CURSORY: Temitope Ogunsanwo, a first class graduate of Law and the best-graduating student in the history of the department in Obafemi Awolowo University, Ile-Ife shares her story.
Temitope Ogunsanwo who bagged first class honours with a cumulative grade point average of 4.82 and emerged as the best graduating student on the faculty of Law at the Obafemi Awolowo University Ile-ife, OAU shares her motivation and aspirations in an interview with Emmanuel Ojo.
Key (Q- Question, R- Responds)
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Q. How easy or difficult would you say bagging first-class honours in Law was?
R. First of all, I will say that it is God manifesting because sometimes I ask myself how I did it. God crowned all of my efforts with success because I got to the university with the mindset to strive for excellence and I am working hard at that, and achieving this is like a pat on my back that I have done so well.
I will not say it was easy coming out with a first-class (degree) and graduating as the overall best student. It involved a lot of effort, time, and putting myself through stress intentionally, where I had to do certain things that could have been avoided because I decided to pursue excellence in my academics.
I also cut off from a lot of social activities. I missed out on many extracurricular activities at some points during examinations and I did a lot of late-night reading.
There were instances when I felt that I worked hard enough and maybe the point (grade point average) I got probably did not show the hard work but I persevered through that.
So, I think part of the process was to have the resilience to get past challenges that I faced in the course of my academic journey.
Q. What benefits would you say you got from cutting off social activities?
R. I think a lot of people would say they can do both – they can be the social butterfly and at the same time, do excellently in their academic work – and I think that to a very large extent, that is possible by planning the day better and having a good time management ability.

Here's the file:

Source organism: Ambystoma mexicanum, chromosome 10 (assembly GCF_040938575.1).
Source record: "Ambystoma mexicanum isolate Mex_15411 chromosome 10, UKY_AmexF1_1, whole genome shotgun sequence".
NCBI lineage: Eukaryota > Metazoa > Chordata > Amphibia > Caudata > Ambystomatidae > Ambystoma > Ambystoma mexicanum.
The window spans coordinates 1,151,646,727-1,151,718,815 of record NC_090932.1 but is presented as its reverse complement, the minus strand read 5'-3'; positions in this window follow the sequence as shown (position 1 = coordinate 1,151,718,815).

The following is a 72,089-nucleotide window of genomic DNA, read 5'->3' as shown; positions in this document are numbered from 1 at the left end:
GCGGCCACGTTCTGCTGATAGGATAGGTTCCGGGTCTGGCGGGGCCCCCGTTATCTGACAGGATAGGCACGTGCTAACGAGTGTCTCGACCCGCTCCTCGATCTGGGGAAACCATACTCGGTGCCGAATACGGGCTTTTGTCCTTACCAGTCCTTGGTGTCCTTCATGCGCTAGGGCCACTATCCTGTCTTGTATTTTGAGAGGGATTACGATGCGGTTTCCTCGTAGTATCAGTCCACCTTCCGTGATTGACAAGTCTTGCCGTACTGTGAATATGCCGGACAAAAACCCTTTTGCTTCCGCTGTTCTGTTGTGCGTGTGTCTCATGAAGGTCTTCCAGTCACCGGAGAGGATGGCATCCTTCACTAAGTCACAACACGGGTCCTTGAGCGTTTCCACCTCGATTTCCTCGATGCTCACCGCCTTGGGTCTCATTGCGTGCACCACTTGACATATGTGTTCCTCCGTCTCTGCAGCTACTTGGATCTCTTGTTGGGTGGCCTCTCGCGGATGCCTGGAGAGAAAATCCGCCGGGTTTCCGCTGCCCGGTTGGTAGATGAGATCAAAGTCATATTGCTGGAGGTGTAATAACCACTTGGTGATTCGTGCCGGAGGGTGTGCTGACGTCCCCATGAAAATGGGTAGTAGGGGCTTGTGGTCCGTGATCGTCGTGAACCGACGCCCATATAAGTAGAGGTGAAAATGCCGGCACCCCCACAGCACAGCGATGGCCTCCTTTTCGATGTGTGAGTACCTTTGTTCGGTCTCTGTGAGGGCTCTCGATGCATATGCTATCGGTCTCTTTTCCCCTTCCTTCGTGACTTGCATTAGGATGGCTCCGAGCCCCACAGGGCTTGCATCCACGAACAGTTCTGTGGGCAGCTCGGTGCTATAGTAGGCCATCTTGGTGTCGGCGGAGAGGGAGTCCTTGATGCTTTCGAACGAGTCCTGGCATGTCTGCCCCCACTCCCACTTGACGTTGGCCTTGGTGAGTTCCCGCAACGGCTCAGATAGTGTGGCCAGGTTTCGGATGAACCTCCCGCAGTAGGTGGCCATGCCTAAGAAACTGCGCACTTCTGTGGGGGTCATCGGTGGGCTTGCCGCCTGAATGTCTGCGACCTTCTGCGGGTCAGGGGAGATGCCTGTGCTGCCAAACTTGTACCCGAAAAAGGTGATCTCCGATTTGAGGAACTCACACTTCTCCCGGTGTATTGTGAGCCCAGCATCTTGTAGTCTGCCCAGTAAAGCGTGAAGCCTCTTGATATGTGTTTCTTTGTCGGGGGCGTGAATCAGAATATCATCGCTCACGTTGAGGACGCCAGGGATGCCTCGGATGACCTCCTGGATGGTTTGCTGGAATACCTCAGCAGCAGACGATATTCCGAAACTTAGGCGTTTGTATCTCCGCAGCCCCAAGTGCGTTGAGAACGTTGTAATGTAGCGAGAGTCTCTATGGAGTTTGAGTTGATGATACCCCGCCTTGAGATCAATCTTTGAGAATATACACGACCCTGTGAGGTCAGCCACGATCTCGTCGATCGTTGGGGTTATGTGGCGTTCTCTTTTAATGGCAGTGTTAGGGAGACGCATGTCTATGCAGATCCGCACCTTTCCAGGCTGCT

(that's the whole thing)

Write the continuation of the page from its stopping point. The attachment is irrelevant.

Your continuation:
That helps to be able to get into social activities and still be able to study. However, for me, cutting down on these helped me to have much time to prepare my notes because I was a student who liked to prepare my notes, which involved combining class notes with textbooks and notes from senior colleagues and that took a lot of time rather than just reading straight from textbooks.
I had to prepare my notes and because I cut down on all of that (social activities), that really helped me because I realised that it was the pattern that worked for me.
Q. How did your friends perceive the anti-social lifestyle you adopted?
R. I think my colleagues were super supportive. I don’t think I got any negative energy from them because of that. I still got invites from people to attend their events.
I think in my final year, I put in more effort to associate with my colleagues because those were the last days in the university.
At some point, when they saw me at a gathering or an event, they were surprised that I could attend but throughout my academic journey from part one to part four, they were super supportive and I think I had friends who were not social butterflies too, so, we had this clique where we knew that we weren’t going to attend social gatherings and we were cool with that.
Q. Did you experience any pressure from peers for not attending social events?
R. I think you can only get pressure when maybe the people around you are pressuring you and my friends were people who didn’t like going out much.
I think I am also an introvert and did not have so much excitement going out. That was how I was able to deal with that and my personality didn’t make me get pressured in that way.
Q. Do you keep a large or small circle of friends?
R. I can count the number of friends that I have but I have acquaintances too.
Q. Do you think graduating as the overall best student was something many expected?
R. I would say that no one would be overly surprised that I emerged as the best-graduating student because, at some point, one would figure out that with my results, it was possible that it could happen.
So, it was in part four that the speculation began. Even some of my friends joked about it and called me the best-graduating student.
A few days before the convocation, the brochure of the university was released where my name was written as the best graduating student and the moment I saw the brochure, I was excited.